Step back to Ancient palestine, and ask: What could a cynical, non-conformist dry-goods salesman, a disgruntled blacksmith, and a musing mendicant all have in common? The answer: Down deep, they all seek something better.
The non-conformist, Manaheem, Herod's truth-seeking foster brother, is hired by Herod to foment an insurrection against Pontius Pilate, whom he distrusts. Manaheem recruits the blacksmith, Barabbas, to be the insurrection leader, to the dismay of Barabbas' Godly but fearful wife (when he finally tells her).
The mendicant, an unfortunate but pensive young man named Timotheus, joins with an older beggar completely unsympathetic to his musings.
Pontius Pilate sees himself as a weak ruler, but his wife pushes him to be stronger and to even take over Herod's territory.
Manaheem re-unites with his former wife, Claressa. In need of more money, after much soul searching, he tries twice to blackmail Herod, losing Claressa in the process. Will he win her back?. John the Baptist preaches to Herod and looses his head.
Barabbas, also in need of more money, turns to robbery, enlisting the aid of the two beggars. Timotheus hesitates and almost turns back, but then decides to go along. Will the result be riches or disaster?
Of Such Is The Kingdom is a work of literary fiction subtitled ‘A Novel of Biblical Times in 3 Parts’, and was penned by author James M. Becher. Generally suitable for readers of all types, with the exception of a few violent scenes, this sweeping epic work takes on the historical ambiance of the Roman era and combines it with literary considerations that bring biblical times and stories to life. The central conflict of the novel focuses on Herod’s foster brother, Manaheem, a wayward non-conformist tasked to foment an insurrection against Pontius Pilate. The people he recruits for this ominous task have their own quests to undergo, and their own struggles to endure.
A combination of powerful Christian fiction and compelling historical intrigue and drama, author James M. Becher has created a work which will suit many different tastes and approaches. The central plot with Manaheem and Barabbas showcases two very different men who find themselves in dire times, steeped with political intrigue and facing their own trials during the last days of Jesus Christ. Alongside this, many other figures are featured and given excellent character development to create a holistic view of ancient Palestine and its nature as a powder keg of intolerance and blood. Becher recounts some gory action moments superbly well and mediates these with tender, emotive scenes where his characters are put to the test to find their own deeper purpose. Overall, Of Such Is The Kingdom will satisfying readers on many inspiring and interesting levels.
Of Such Is The Kingdom is a fictional novel based on Biblical truths. James Becher has artfully taken the events surrounding Jesus' time here on earth and told what could have been from each characters perspective. The story has a powerful message that has clearly been displayed throughout the novel. Mr. Becher takes you through a wide range of emotions from beginning to end. As you turn the final pages having just been taken through Jesus' last days on earth, you are left not only feeling grateful for what He's done for us, but also hopeful and joyful, knowing that the Gospel of Jesus Christ affects and changes the lives of all who hears it. This is a great novel that I'm sure you will enjoy!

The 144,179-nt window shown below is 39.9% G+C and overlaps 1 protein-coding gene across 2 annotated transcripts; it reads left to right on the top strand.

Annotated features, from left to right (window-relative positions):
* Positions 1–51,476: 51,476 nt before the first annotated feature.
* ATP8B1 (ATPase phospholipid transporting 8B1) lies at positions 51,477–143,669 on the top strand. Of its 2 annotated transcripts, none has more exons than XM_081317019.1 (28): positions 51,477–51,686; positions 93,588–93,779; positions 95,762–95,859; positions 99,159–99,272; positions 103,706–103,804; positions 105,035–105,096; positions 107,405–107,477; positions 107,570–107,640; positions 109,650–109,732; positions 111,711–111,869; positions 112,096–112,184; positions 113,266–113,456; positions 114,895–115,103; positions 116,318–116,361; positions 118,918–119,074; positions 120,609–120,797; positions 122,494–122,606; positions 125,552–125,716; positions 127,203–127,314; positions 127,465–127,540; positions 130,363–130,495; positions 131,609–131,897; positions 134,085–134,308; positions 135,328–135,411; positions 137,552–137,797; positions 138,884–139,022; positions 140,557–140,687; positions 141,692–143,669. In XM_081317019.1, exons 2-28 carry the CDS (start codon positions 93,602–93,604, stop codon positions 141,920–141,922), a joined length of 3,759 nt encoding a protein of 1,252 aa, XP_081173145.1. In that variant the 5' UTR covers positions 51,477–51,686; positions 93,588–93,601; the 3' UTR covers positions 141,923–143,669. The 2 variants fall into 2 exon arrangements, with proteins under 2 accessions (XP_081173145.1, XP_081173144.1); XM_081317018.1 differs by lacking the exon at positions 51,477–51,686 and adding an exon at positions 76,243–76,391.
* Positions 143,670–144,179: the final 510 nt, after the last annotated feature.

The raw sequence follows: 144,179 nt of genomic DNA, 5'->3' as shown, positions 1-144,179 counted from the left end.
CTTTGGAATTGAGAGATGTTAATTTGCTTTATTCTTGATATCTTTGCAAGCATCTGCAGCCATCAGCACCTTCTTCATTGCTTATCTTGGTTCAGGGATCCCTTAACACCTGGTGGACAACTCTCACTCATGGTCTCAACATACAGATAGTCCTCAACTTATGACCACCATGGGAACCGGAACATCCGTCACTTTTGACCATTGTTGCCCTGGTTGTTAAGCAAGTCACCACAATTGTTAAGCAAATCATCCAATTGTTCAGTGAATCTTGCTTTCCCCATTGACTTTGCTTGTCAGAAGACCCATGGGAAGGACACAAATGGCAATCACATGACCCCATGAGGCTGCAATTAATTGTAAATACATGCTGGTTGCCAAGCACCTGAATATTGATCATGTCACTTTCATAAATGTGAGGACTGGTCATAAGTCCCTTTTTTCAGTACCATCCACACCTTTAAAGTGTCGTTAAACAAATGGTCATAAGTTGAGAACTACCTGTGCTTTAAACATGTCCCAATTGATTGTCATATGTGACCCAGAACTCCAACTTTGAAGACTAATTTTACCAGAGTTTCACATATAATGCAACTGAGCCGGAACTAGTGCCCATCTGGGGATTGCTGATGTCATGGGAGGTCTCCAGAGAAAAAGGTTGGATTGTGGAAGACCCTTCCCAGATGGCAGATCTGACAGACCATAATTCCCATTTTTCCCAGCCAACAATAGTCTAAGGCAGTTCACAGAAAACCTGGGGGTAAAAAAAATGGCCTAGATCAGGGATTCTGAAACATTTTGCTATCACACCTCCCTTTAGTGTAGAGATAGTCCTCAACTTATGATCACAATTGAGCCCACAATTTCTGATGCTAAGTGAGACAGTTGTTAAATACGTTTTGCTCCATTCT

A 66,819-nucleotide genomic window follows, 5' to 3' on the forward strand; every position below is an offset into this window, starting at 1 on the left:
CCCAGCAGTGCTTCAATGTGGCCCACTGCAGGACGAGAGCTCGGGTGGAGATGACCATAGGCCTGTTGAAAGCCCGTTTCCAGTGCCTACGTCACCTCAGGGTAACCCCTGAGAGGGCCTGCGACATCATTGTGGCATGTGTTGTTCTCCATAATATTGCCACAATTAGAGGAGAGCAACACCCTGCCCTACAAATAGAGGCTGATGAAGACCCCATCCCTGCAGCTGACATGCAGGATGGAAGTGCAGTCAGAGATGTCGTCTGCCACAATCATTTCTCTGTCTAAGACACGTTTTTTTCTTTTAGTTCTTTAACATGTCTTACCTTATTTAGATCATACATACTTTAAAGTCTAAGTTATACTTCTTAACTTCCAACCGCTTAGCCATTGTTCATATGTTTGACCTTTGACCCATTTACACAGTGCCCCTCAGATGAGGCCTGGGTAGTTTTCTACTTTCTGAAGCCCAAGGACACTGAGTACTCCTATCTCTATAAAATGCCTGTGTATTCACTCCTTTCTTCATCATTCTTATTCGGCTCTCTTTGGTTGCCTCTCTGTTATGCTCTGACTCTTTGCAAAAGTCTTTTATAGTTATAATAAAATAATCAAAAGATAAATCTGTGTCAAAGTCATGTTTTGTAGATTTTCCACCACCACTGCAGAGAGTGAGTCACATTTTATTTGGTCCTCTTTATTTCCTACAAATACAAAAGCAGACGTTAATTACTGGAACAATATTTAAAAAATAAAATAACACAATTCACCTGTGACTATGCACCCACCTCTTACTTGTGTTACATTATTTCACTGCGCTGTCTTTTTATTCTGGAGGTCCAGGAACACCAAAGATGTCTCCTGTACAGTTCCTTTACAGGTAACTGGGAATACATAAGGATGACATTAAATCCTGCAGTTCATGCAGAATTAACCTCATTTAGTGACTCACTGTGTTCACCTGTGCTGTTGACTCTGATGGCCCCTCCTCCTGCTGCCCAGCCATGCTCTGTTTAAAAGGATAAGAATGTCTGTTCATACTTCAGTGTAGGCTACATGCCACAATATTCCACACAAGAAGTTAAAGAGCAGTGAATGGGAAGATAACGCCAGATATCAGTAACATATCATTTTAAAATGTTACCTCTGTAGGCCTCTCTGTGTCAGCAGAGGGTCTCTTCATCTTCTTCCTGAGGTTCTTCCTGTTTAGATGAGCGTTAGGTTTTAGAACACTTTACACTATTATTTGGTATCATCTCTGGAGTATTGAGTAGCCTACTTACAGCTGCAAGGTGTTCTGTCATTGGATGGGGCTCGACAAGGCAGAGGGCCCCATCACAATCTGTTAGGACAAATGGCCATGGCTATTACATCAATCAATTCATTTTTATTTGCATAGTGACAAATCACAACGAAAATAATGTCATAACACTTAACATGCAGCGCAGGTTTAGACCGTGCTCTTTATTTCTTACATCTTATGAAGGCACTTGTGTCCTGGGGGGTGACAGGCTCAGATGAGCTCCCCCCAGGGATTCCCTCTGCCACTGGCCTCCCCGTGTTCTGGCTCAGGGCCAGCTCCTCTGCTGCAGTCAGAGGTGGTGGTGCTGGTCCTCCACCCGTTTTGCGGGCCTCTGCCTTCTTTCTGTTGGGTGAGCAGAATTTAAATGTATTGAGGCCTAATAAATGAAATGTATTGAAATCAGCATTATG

Beneath every human beings virtues and foibles, a singular hunger lies waiting for a revelation which will create a powerful direction that supercedes all other human goals. James M. Becher takes the reader back to the lifetime of Jesus Christ, into the homes, conversations, and deeds of ordinary and extraordinary individuals who were so deeply affected by the birth of this man.
Meet Manaheem, Herod's foster brother, who on one hand attempts to influence history by helping his brother to unseat Pontius Pilate, the Roman Procurator, and on the other hand who knows there is something more to life than the grasping machinations he plans and which his brother carries out.
Observe Pilate, the ruler who holds a most undesirable position of authority in a world so unlike the Rome he loves and whose spiritual wife attempts to influence her husband from committing acts sure to doom his political career and damn his all too human soul.
Watch Timotheus, a beggar, who is deeply affected by Jesus' appearances but whose openness is constantly redirected by his companion, Lucas's, desire for more money.
Finally, meet Barabbas, a simple blacksmith who is engaged to carry out a coup against Pilate and who turns to robbery after the political plot fails. On the one hand he is portrayed as any ordinary crook but on the other hand has the same innate needs that will promise less futile struggling and more peacefulness and security. The man whose death sentence replaces that of Barabbas continues to haunt him so much that he follows the condemned prisoner's path and demise to its very last moment.
Earthly plots fail and the horrendous dying process Jesus experiences, accompanied by a desperate plea to God, compassionate words, and a moving surrender to his mission, affects everyone involved in this momentous event.
Read this book to discover the fictional yet all too probable, and powerful, effect of one man sent to speak to the heart of every human being within this novel and those who read it.
Very nicely written, J. M. Becher!